If you looked at a map of Illinois’ legislative districts, you’d wonder, “How the heck did they come up with that?” The districts look more like a Rorschach test — a bunch of ink blots — than a system of deciding who represents whom. That’s because drawing those maps is done in the interests of the political parties and not in the interests of the public. You can help change that.
If you looked at a map of Illinois’ legislative districts, you’d wonder, “How the heck did they come up with that?”
The districts look more like a Rorschach test — a bunch of ink blots — than a system of deciding who represents whom. That’s because drawing those maps is done in the interests of the political parties and not in the interests of the public.
You can help change that.
The League of Women Voters of Illinois is championing the Fair Map Amendment, a measure that would change Illinois’ redistricting process. The effort is supported by the Better Government Association, the Illinois Campaign for Political Reform, Illinois Chamber of Commerce, Illinois Farm Bureau and other good-government groups.
The Illinois Constitution requires that once every decade, after the decennial census, legislators get together to draw political boundaries that affect House, Senate and congressional districts. Of course, it’s a backroom deal closed to the public.
If the legislators can’t agree on a map, which they haven’t the last three times, an eight-member commission with four Republicans and four Democrats is formed. If commission members can’t agree, and again they haven’t the last three times, then a ninth commission member is picked out of a hat. The winners then get to draw a map that favors their party, a map that puts the voters they want into their districts.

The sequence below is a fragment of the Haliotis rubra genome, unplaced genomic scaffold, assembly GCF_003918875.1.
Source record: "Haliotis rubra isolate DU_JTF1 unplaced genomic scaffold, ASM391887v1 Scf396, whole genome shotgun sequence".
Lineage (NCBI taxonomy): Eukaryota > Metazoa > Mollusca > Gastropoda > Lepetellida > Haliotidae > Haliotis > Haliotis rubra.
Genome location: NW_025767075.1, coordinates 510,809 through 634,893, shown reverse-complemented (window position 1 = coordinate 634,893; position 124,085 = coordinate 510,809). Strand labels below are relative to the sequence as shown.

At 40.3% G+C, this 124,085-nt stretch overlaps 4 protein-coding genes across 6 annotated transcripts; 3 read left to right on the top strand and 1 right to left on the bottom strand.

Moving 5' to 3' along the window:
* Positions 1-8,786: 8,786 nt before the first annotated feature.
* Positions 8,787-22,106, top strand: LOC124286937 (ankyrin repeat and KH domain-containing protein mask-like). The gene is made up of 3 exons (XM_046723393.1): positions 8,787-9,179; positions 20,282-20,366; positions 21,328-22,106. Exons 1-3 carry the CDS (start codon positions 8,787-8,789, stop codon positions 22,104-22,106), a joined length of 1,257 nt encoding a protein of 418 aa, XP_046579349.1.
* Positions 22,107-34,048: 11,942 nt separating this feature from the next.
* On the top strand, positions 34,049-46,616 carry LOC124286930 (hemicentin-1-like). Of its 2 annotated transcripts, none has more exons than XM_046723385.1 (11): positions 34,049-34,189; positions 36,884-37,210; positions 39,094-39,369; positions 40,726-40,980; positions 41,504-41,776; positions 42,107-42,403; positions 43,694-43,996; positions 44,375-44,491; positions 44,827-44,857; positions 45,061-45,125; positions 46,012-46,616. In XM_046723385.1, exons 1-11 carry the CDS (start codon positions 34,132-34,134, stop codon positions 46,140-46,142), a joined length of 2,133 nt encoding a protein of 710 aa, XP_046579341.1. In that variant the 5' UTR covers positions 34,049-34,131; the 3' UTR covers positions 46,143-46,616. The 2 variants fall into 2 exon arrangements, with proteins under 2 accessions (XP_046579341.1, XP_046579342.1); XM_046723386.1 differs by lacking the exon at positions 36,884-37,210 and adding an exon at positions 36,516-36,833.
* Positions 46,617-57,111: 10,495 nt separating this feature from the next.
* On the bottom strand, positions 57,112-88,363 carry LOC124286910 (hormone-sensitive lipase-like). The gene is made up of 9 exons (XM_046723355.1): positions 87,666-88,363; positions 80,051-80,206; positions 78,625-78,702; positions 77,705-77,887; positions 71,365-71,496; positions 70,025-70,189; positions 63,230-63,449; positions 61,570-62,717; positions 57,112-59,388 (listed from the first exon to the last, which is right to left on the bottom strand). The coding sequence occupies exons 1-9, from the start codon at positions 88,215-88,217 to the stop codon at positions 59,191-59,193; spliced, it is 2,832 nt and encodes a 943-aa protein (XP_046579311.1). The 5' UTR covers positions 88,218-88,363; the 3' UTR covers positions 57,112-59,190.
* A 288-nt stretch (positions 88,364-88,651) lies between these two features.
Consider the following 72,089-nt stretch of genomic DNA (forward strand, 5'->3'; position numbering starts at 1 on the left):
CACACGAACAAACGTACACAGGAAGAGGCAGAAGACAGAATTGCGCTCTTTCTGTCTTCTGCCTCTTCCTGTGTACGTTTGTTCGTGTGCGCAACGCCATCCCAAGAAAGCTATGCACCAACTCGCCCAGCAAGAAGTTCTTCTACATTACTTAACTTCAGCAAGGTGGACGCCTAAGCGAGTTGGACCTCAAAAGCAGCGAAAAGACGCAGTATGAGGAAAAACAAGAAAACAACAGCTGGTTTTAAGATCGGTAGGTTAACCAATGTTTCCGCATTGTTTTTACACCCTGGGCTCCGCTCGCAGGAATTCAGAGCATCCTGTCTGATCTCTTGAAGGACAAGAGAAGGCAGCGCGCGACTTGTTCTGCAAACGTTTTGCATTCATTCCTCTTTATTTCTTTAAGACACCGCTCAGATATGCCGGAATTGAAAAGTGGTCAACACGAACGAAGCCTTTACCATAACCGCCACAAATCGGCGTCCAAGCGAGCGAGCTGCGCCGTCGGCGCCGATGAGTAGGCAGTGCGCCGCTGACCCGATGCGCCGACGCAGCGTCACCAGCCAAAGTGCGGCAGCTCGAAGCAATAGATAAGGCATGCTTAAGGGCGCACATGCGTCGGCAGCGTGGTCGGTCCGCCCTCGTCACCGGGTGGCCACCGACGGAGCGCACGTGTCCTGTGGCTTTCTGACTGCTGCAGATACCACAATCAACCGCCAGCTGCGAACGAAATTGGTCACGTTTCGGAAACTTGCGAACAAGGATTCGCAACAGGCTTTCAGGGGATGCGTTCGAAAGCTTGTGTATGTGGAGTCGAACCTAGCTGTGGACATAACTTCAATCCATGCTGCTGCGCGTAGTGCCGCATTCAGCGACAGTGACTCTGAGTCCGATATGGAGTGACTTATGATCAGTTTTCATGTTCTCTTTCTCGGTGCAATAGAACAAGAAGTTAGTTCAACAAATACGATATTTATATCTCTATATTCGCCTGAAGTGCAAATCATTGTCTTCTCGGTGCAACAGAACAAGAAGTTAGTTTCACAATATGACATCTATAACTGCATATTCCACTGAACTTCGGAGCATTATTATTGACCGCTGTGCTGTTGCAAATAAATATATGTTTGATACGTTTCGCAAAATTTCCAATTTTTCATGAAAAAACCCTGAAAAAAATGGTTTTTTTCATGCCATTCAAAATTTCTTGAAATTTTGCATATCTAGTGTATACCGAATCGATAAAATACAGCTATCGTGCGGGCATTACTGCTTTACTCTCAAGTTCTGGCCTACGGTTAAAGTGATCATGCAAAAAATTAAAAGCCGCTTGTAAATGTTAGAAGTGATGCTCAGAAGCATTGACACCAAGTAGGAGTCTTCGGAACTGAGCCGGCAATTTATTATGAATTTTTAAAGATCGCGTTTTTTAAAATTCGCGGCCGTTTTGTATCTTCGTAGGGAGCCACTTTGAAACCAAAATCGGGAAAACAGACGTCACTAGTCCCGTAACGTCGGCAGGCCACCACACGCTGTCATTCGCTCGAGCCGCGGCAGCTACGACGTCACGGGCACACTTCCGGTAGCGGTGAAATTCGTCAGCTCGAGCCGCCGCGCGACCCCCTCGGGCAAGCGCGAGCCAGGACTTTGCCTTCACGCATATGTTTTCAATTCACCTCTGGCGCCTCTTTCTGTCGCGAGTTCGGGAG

To think that the democratic system in our state boils down to a name being picked out of a hat. It’s beyond disturbing.
Another troubling byproduct of the redistricting process is that 98 percent of incumbents get re-elected. Many are not even challenged.
The Fair Map Amendment would create an independent nine-member commission that would draw a map with sensible boundaries that would disregard voting histories in existing districts. The commission’s map would have to be approved by a two-thirds vote in either chamber of the General Assembly. If lawmakers vote no, the commission goes back to work and creates another map. If that fails, the commission will have the authority to approve one of the maps it submitted.
It’s a fairer process that will make incumbents vulnerable in the next election and therefore more accountable to voters.
Getting there won’t be easy. Amending the Illinois Constitution is a tricky business. To get the measure on the ballot, 280,000 legal signatures must be collected on the petitions that the league and the other groups are circulating. Those must be registered voters and they must sign the correct petition. The league knows the rules and signing a petition handled by a league member probably is the best way to make sure your voice counts.
Challenges to signatures will be inevitable, so the goal is to collect at least 500,000 so it can be put on the November ballot.
Lawmakers aren’t going to give up power without a fight. There are proposals in the General Assembly that revise the way political maps are drawn. However, we don’t trust anything they might come up with. We think the Fair Map Amendment is the best chance for political reform in Illinois.
Rockford Register Star